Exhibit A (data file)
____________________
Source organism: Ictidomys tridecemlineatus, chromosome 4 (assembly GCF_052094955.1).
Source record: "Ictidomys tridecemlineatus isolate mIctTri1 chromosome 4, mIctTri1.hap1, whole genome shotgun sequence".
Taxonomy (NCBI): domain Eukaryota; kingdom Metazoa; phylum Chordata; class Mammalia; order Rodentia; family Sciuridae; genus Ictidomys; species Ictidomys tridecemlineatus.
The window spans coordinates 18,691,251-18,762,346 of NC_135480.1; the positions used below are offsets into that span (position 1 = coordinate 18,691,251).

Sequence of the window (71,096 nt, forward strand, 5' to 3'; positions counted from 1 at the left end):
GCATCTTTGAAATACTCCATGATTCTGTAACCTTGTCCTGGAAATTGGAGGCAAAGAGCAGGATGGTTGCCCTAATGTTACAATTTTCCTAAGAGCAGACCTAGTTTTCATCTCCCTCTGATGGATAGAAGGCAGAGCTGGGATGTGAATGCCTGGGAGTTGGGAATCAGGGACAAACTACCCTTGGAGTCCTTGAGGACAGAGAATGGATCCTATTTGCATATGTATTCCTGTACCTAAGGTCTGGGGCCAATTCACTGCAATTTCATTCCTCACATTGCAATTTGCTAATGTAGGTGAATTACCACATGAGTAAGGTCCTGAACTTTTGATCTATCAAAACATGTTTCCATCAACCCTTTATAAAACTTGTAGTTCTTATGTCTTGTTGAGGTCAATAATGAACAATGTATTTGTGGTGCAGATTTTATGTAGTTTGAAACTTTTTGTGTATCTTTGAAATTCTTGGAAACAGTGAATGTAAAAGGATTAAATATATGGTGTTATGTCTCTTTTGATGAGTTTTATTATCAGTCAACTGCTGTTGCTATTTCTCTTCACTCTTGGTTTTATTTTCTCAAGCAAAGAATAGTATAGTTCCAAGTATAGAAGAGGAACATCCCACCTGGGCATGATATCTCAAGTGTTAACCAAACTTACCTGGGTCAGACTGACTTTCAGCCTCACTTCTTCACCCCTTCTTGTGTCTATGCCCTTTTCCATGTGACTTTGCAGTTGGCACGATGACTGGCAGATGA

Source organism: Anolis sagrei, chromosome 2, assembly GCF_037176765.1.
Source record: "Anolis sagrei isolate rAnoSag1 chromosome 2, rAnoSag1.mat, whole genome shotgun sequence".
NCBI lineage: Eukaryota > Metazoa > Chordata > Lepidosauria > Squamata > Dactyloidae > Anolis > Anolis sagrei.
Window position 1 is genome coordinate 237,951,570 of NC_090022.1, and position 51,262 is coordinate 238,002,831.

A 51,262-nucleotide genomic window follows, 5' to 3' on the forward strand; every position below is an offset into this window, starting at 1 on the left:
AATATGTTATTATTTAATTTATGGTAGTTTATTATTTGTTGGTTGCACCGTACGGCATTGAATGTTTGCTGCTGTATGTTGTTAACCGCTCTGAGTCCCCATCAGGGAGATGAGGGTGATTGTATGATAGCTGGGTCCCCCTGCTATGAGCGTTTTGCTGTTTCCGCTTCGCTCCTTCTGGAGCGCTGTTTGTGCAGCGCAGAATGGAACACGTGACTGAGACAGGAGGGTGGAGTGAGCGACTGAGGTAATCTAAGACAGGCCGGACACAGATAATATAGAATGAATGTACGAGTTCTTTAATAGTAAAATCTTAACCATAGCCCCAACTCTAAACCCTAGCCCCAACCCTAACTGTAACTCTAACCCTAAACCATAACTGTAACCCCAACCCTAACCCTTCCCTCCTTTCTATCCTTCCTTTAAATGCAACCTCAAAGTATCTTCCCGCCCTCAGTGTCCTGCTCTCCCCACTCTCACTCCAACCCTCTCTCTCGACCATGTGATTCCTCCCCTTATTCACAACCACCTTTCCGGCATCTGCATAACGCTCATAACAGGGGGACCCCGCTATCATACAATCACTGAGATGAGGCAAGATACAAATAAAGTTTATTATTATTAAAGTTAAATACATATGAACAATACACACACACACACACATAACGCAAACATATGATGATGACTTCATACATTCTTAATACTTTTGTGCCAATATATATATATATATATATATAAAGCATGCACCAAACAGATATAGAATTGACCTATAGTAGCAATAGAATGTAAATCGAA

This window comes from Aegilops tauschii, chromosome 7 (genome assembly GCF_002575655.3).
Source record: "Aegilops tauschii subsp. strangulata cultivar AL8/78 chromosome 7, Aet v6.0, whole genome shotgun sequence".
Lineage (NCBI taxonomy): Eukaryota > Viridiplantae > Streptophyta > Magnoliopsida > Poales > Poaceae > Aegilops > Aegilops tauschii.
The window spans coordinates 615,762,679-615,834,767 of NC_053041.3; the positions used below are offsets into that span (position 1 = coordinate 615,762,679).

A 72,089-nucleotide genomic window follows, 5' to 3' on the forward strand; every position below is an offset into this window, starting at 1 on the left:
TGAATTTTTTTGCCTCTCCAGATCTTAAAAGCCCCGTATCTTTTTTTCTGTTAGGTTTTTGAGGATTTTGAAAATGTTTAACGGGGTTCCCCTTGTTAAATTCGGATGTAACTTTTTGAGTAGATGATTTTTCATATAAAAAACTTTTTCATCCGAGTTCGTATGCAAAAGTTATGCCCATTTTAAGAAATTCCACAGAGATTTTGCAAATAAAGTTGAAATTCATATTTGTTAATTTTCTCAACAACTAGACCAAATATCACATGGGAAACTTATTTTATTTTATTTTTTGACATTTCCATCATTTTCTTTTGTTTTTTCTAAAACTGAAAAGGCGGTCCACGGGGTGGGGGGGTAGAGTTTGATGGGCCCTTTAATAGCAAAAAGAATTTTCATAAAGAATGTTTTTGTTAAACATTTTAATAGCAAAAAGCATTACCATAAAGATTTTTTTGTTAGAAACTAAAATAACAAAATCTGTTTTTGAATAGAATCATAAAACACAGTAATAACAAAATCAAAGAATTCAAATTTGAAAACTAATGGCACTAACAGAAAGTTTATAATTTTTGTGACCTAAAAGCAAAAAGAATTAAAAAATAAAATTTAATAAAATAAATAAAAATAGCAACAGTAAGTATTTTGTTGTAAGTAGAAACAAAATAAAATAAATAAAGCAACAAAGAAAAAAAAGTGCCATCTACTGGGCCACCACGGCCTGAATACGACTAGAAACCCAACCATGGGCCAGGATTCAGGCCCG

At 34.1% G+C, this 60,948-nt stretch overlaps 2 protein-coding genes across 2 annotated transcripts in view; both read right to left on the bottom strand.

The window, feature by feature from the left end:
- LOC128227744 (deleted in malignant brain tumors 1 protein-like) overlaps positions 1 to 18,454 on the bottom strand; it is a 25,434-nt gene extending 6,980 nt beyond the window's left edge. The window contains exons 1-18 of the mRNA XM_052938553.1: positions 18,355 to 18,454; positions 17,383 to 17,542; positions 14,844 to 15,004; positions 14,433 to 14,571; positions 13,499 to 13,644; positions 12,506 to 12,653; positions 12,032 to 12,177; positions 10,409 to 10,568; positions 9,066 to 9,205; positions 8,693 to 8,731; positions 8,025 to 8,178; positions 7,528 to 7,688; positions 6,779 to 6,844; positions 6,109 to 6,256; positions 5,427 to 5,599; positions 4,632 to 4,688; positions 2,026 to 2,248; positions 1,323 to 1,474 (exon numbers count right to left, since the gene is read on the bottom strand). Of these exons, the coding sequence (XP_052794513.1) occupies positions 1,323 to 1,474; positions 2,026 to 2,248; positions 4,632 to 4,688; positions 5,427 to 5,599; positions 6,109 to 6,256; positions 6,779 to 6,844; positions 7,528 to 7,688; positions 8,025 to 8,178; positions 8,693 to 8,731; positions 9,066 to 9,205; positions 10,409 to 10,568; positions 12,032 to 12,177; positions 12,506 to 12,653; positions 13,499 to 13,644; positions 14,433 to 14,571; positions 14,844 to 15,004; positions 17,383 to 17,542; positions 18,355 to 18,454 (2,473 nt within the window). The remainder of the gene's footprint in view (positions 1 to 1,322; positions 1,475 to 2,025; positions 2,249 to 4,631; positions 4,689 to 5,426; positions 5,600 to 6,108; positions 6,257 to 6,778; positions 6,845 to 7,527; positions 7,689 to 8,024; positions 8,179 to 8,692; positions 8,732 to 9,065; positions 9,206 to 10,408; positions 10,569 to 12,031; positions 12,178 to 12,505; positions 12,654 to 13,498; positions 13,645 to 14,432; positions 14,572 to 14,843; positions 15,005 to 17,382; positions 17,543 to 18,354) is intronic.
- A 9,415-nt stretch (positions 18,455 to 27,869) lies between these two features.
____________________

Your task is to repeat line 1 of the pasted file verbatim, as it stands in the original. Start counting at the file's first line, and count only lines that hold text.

Source organism: Ictidomys tridecemlineatus, chromosome 4 (assembly GCF_052094955.1).